Writing: Romance


#1

I have been trying to come up with a story and I always like to put romance it whatever the genre I might come up with. Like it would be fantasy and romance or historical fiction and romance. The thing is I don’t really mind world building or researching about a certain era to get an idea about that time. It’s much easier, in a way, for me to write a paragraph about it but when I actually try to come up and write romantic scenes. It always feels wrong either it is too cheesy or odd to my liking. Or I just completely abandon the main plot and get distracted.

I tried writing a fantasy/history plot alone but then I always find my mind drifting to romantic scenarios and prompts.

How do you balance writing a story with romance as a subplot?
Or how do you even write romance without destroying it?


#2

I always assume as a reader (and possible future writer) of COG that there are three possible situations when it comes to romance in COG…

  1. Romance is the dominant genre, so clearly it needs to have a lot of variation and flexibility in there. I notice we have a greater range of Romance focused games coming out over this year than before, which is nice.
  2. Then as you mentioned we have LOADS of games which are ‘and romance’ experiences. Honestly I think these can be done in lots of way since romance is not the focus. Maybe you want romance to be important, maybe it’s just a nice extra which won’t affect the outcome too much. Every writer who creates a normal game which happens to include romance probably has different opinions on how important (and stressful) romance should be in the game design, exactly because romance is easily the most popular subplot, and can indeed even overshadow much of everything else (see most decent Bioware games). So the good news is these games probably don’t have any one set way to write romance in. It’s up to you.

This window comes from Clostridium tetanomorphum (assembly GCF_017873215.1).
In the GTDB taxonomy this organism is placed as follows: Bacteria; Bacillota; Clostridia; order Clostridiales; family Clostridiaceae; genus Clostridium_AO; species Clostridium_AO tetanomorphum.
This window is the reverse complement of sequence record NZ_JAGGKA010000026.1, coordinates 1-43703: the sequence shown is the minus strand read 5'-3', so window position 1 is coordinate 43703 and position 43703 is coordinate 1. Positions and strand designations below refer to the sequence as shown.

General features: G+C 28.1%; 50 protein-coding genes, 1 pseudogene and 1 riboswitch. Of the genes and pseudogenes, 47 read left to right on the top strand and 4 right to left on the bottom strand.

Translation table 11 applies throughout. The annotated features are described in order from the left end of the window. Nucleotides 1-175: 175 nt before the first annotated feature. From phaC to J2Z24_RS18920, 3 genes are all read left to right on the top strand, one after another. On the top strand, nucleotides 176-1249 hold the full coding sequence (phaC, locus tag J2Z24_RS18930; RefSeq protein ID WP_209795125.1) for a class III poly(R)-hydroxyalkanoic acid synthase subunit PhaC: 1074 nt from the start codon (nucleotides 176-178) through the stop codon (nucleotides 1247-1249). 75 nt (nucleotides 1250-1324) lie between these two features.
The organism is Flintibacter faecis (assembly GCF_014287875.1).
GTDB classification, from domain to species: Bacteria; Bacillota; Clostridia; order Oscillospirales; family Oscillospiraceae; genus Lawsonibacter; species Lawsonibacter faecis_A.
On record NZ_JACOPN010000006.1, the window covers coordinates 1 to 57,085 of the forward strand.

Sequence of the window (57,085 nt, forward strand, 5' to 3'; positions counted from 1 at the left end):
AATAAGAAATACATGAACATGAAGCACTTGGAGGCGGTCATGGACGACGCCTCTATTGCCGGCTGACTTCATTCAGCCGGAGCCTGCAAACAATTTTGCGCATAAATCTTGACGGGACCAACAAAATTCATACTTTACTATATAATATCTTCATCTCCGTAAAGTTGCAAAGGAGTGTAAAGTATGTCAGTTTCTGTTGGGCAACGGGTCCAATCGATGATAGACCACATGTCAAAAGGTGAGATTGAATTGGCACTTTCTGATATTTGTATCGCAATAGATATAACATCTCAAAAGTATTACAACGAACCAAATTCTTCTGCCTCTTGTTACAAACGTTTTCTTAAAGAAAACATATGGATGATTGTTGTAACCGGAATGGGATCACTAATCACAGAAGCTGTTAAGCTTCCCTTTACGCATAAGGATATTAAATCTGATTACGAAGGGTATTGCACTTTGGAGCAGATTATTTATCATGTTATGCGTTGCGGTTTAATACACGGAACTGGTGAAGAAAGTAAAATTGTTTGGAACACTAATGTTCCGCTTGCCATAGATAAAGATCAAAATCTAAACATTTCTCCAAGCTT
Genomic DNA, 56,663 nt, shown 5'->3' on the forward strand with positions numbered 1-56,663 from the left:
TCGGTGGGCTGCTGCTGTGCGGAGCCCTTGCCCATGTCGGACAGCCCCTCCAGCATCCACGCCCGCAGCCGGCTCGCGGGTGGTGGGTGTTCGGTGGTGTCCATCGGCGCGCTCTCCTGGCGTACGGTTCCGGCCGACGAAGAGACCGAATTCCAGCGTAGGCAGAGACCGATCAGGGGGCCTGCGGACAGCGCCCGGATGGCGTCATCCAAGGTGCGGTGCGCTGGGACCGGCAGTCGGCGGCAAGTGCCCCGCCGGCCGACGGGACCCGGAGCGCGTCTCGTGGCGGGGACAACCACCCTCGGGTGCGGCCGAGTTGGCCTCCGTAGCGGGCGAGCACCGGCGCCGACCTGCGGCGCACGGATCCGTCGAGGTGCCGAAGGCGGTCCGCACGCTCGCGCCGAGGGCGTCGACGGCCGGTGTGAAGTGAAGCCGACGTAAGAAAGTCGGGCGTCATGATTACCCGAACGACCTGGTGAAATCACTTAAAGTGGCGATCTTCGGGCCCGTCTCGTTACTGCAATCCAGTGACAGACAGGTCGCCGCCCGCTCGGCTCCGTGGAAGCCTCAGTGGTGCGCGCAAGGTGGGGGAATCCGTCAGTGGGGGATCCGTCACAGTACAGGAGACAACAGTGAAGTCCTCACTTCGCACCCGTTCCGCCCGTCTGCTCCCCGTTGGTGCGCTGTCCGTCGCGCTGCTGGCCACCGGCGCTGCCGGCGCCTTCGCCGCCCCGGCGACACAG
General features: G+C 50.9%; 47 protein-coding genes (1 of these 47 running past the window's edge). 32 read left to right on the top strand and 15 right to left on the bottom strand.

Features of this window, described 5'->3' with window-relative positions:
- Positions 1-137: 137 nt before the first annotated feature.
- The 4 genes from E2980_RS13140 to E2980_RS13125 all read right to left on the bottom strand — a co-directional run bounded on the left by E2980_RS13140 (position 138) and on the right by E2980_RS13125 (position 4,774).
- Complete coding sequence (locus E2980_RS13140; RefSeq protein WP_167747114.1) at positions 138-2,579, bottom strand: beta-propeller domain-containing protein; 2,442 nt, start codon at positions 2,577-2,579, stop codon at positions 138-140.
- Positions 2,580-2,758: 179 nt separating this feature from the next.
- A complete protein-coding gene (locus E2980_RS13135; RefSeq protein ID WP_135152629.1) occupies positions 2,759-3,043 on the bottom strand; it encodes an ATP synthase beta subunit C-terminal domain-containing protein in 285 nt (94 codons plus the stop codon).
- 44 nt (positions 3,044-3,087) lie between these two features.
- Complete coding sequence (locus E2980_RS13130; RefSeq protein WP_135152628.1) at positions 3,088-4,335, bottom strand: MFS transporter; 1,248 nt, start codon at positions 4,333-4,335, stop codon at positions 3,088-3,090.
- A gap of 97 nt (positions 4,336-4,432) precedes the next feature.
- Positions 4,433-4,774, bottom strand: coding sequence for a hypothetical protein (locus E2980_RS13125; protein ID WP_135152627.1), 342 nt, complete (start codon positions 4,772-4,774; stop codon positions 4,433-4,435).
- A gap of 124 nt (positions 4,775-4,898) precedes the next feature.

3. Lastly there’s games without romance at all. I actually find it admirable if any goes for this since it’s likely a tough choice given how as I said romance is such a popular subplot, but if you honestly want to do a game without romance or just focus on something like family ties or platonic friendships, that’s totally fine.

Hope that makes sense! I’ll leave the actual writing to people far greater than I am. :stuck_out_tongue:


#3

I recommend conceiving of the romance as essential to the plot, to the main narrative. It will feel odd if it is just adjunct to the main storyline. This may require reworking your plot or ditching some characters you originally thought of as romantic characters.

Like any story, romance needs room to breathe, and to have a beginning, middle, and end(s). Good romance needs a lot of time and scenes devoted to it. I know that I get very, very deeply emotionally enmeshed with my perceived audience when I am writing romance. I have to find ways to attract, seduce, intrigue, and befriend thousands of strangers with just my words, and I need a lot of time to do that.

But here’s a writing trick. I forget where I learned it.